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7 easy ways to core and peel apples without getting carpal tunnel syndrome

Justina Huddleston is an editor and the head writer for TDmonthly Magazine. She has been a freelance writer for several years, though her real passion is cooking. You can see the recipes she creates on her vegan food blog, A Life of Litt...

Peel and core apples faster so you can commence making pies and applesauce

I'm pretty much apple obsessed from September through November, but my penchant for apple picking (and spending way too much money at the farmers market) means I have to do a lot of apple peeling and coring every fall. Honestly? It's a pain in the ass. But after trying out a few of these different methods for peeling and coring, you can discover which easy technique works best for you. I'm a melon baller gal when it comes to coring, and find that a paring knife will usually do the trick to peel apples for a small job. For everything else? I'll try out the tips and tricks below.

1. Use a handheld apple corer

Buy a special handheld kitchen tool that cores apples. You push the corer into the center of the apple, then lift the corer to remove the seeds, stem, blossom end and tough fibers.

2. Use a knife

To core, cut your apple in half horizontally, then use a rounded-edge knife, like a butter knife, to cut around the core and pop it out of your apple half.

You can also cut around the apple by resting it on your cutting board stem side up. Use a knife to cut vertical slices of apple on four sides of the core, leaving you holding the vertical core of the apple.

To peel, use this method to peel an apple as quickly as possible using a regular paring knife:

Leave this crazy-fast knife work to the masters!

More: 9 tips for craveable oven-fried chicken every time

3. Core with a melon baller

Use a metal melon baller to scoop out the core, starting at either the blossom or stem end of the apple. You can cut the apple vertically in half first for easier access to the core.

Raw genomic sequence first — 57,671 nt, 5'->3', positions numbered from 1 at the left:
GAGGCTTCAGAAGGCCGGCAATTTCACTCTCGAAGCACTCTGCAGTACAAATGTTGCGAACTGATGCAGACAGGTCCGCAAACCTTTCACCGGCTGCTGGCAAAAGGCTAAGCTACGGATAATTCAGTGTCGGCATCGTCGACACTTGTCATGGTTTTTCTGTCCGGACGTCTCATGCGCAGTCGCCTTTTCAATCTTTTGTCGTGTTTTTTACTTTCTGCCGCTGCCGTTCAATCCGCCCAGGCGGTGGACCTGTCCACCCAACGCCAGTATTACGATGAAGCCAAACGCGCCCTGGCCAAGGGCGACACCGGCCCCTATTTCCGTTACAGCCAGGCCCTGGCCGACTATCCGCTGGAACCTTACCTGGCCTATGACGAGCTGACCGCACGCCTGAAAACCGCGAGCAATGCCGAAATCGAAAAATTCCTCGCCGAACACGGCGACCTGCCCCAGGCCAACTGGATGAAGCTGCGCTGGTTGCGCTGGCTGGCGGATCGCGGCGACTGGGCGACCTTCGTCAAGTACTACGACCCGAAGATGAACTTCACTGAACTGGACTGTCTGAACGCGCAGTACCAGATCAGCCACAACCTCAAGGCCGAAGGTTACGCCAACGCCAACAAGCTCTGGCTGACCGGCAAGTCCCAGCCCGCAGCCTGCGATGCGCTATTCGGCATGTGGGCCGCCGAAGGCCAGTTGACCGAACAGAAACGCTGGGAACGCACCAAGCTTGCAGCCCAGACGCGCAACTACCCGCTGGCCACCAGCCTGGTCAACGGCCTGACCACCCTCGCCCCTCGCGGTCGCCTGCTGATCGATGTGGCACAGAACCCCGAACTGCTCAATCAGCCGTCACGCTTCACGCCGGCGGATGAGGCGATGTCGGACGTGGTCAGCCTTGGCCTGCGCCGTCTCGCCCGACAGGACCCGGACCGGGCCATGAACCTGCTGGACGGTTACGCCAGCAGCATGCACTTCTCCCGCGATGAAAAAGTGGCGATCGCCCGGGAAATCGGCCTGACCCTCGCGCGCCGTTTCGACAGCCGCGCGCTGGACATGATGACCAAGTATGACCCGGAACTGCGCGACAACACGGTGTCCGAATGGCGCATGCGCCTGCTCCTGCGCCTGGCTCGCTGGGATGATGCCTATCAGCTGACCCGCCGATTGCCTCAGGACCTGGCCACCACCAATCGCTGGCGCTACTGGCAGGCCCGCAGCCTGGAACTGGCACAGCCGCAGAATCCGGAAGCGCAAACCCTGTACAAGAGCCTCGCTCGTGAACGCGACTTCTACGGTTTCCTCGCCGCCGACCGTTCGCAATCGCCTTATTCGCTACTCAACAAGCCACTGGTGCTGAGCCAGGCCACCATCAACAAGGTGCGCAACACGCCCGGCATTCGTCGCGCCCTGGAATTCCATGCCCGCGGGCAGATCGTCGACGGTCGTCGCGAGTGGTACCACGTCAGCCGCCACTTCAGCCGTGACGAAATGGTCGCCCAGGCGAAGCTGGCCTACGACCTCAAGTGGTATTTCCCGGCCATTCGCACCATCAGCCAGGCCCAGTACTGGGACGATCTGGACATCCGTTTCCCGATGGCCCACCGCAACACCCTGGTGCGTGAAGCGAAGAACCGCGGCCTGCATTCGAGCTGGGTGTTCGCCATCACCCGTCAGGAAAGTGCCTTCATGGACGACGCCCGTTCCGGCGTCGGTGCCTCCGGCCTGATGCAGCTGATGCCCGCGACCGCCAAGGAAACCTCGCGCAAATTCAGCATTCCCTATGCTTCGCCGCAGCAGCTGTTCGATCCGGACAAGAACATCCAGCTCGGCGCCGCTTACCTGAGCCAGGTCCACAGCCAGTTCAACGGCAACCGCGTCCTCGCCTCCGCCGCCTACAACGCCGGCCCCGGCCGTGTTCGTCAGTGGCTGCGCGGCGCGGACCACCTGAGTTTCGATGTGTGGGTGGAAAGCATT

4. Spoon out the core

Cut your apple in half vertically, then use a knife to cut off the blossom and stem ends of your apple. Then, use a spoon to scoop out the seeds and any tough fibers lurking within each apple half.

5. Use an all-in-one device

If you cook with a lot of apples (or have an enormous kitchen with lots of storage space), consider the all-in-one apple peeler and corer. You stab the apple onto one end of the machine, then use a hand crank to spin the apple against a peeler blade. Some of these devices slice the apple too.

More: How to reach roasted vegetable nirvana every time

6. Peel with a power drill

If you're peeling and coring a huge amount of apples, you can use a power drill in conjunction with your all-in-one device to rapidly peel apples with no cranking. If you have apple trees on your property and process many pounds of apples each year, this could be a lifesaver for your wrists.

7. Ye olde vegetable peeler

Using a vegetable peeler on apples can be a little tricky because of their rounded shape. The key? Peel the apples vertically from stem to blossom rather than horizontally.

More: 8 essential tips for the tastiest, crispiest roasted potato wedges


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